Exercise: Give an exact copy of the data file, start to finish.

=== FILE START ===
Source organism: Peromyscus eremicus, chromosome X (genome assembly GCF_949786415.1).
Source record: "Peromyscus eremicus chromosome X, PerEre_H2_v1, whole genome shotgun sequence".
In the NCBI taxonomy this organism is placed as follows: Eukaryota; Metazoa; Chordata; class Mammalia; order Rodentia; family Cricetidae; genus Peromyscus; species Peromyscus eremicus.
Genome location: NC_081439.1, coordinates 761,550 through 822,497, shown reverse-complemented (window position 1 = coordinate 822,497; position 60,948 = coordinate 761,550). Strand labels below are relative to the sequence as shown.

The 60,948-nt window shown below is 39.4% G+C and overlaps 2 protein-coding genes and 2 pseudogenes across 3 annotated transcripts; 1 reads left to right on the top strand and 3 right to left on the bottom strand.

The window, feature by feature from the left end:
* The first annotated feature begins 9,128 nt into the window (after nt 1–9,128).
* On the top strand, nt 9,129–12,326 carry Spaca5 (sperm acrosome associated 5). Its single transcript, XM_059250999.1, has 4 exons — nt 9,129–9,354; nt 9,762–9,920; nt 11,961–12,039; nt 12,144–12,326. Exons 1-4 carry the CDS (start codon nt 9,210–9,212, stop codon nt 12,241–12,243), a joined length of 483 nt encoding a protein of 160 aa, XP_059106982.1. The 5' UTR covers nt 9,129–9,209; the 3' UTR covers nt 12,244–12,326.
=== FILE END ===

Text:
Source organism: Peromyscus eremicus, chromosome X (genome assembly GCF_949786415.1).
Source record: "Peromyscus eremicus chromosome X, PerEre_H2_v1, whole genome shotgun sequence".
In the NCBI taxonomy this organism is placed as follows: Eukaryota; Metazoa; Chordata; class Mammalia; order Rodentia; family Cricetidae; genus Peromyscus; species Peromyscus eremicus.
Genome location: NC_081439.1, coordinates 761,550 through 822,497, shown reverse-complemented (window position 1 = coordinate 822,497; position 60,948 = coordinate 761,550). Strand labels below are relative to the sequence as shown.

The 60,948-nt window shown below is 39.4% G+C and overlaps 2 protein-coding genes and 2 pseudogenes across 3 annotated transcripts; 1 reads left to right on the top strand and 3 right to left on the bottom strand.

The window, feature by feature from the left end:
* The first annotated feature begins 9,128 nt into the window (after nt 1–9,128).
* On the top strand, nt 9,129–12,326 carry Spaca5 (sperm acrosome associated 5). Its single transcript, XM_059250999.1, has 4 exons — nt 9,129–9,354; nt 9,762–9,920; nt 11,961–12,039; nt 12,144–12,326. Exons 1-4 carry the CDS (start codon nt 9,210–9,212, stop codon nt 12,241–12,243), a joined length of 483 nt encoding a protein of 160 aa, XP_059106982.1. The 5' UTR covers nt 9,129–9,209; the 3' UTR covers nt 12,244–12,326.